9. The teacher of the course selects the items to be used through programs available to do so. Additional topics can be requested from authors or produced by the teacher, as an author.
The teacher can search the library for items to be used according to the specific needs of the course. Applications developed for the faculty allow him/her to add the object(s) to the courseware. Actually, the object identifications are added to database tables that hold the courseware. The objects are not moved only pointed to by programs for different purposes.
10. Each course environment allows nonhierarchical and nonlinear connections to other learning environments (other courses, the digital library, etc.).
The use of HTML allows these connections from courseware to courseware or to other learning environments.
11. Each course environment allows connections to other sites so that the contents are not limited to the local repositories or to the items chosen by the teacher.
Besides the possibility mentioned in item 10, the digital library can display information regarding selected sites, other libraries, other digital libraries, online periodicals, etc. The connections need not to be restricted to learning environments but may include other repositories of knowledge, from museums to research organizations.
The integration of the digital library into a distance learning environment requires additional functionality to satisfy characteristics of the learning-teaching process:
12. The process of teaching/learning is complemented by communication facilities for both synchronous and asynchronous situations.
Since students and faculty seldom have the chance to meet face-to-face in distance education situations and remembering that the educational process requires interaction among all involved parties (students, students and faculty, and faculty members), communication tools must be available. ICT allows the implementation of both synchronous and asynchronous communication. It can be used for courses and for general communication.
13. Bulletin boards are available to communicate with all users or sets of users belonging to specific classes (students of a course, teachers of a department, etc.).
This is an additional way of communicating and it is structured - users expect special types of information in specific bulletin boards. The bulletin boards can be programmed so that only authorized persons can send notices to be posted.
14. All the activities related to teaching/learning and library information are supported by a set of administrative systems that have functions for admissions and registration, assessment, technical processing of items, managerial information, etc. These systems should be compatible with the legacy administrative system of the institution and allow the identification of users, courses and items from different institutions.
This is another of the items in the previously mentioned IMS Specifications. It is necessary because the users require access to all types of information in a single system and also because legacy systems are a fact and must be taken into consideration.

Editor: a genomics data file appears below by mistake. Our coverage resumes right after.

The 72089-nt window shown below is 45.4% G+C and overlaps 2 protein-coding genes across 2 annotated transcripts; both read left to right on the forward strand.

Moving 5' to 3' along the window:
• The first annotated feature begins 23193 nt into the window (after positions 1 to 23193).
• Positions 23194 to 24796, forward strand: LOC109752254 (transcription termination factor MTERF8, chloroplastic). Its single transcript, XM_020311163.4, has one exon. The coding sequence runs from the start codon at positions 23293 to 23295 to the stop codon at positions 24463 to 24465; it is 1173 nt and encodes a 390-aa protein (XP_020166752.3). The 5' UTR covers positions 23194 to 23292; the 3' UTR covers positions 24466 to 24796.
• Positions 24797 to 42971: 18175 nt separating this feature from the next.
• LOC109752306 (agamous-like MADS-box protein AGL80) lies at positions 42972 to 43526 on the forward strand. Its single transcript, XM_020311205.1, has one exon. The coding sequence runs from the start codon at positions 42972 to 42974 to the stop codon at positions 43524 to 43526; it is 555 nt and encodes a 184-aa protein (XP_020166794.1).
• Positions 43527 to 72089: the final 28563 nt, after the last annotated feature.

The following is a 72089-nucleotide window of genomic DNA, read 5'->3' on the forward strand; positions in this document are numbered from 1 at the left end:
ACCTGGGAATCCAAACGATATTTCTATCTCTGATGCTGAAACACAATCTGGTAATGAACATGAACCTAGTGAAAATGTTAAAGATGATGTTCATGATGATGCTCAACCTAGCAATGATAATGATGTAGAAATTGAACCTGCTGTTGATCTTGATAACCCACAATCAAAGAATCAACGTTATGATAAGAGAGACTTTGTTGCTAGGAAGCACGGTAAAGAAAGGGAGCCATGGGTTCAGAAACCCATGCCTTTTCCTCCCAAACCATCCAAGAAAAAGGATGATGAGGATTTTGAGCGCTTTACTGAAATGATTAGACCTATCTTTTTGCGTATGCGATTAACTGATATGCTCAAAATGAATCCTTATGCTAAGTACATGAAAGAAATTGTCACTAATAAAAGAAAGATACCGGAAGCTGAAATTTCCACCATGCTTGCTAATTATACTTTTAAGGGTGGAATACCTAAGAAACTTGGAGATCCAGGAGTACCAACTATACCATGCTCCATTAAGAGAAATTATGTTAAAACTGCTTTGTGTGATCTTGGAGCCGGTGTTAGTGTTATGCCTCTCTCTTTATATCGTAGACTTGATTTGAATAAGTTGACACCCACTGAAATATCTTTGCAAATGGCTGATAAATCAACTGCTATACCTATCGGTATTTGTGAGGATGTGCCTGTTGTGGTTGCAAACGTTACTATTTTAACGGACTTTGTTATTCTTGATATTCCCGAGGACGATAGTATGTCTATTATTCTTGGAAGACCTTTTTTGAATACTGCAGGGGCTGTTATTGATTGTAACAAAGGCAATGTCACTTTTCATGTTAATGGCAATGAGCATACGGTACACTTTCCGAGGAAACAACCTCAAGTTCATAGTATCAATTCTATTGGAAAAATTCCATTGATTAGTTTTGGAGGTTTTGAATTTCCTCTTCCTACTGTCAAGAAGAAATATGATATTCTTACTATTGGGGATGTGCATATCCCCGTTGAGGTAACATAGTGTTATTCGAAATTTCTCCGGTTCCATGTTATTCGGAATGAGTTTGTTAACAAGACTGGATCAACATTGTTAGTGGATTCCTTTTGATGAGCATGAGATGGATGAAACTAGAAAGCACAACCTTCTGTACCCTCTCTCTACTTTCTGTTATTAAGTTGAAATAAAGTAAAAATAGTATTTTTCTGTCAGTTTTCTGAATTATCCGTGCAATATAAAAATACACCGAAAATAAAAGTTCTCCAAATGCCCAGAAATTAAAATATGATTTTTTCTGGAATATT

All the functions to be implemented must focus on the digital extensions of the corresponding traditional ones of libraries and schools, and must be in accordance with the practices of these communities, at least initially.
Implementations in electronic formats require functions that protect intellectual property rights (Gladney 1999) since courseware is available in ways that are easily copied and distributed. Electronic data is easily copied and the Internet is a fantastic distribution network. For this reason, additional characteristics of electronic implementations must be considered. These characteristics are:
15. Authors have the right to decide if the contents they create are to be made public or accessed under different types of control.
The system to support the digital library must offer different levels of access control so that the author may choose the type of public to retrieve the items.
16. Authors have the right to decide if the contents they create can be used in couses they are not teaching.
As before, the system must have the ability to allow different levels of sharing among authors, other faculty members and students.
When we think of digital objects as educational tools, we can state that:
17. They can be divided into parts that have an educational purpose, in the same way a book is divided into chapters, each one covering a specific topic.
This characteristic comes from the observation that many books have chapters in common. A good example is a chapter on Laplace Transforms that is a topic in books in Circuit Theory, Signals, etc. Though the objectives of the books are different, the chapters on Laplace Transforms have the same objective, i.e., to teach Laplace Transforms.
18. There is no need to nor is it appropriate to duplicate an instance of a content. An instance of a content should exist only once and be stored in the digital library.
It is a well known fact that duplication yields more use of storage space and also leads to problems of data integrity, not to mention more updating work and time.
19. A content can be used in different courses.
As mentioned previously, many topics are present in many books and also are taught in different courses. Laplace Transforms are a good example again. Many Math topics fall into this category.
20. Contents are entities with characteristics which are inherent to them (their attributes) and not to the courses that use them.
Though many topics can and should be taught taking into account specific examples, in general, they have a core that is independent of the application. This is the reason they can be shared among courses.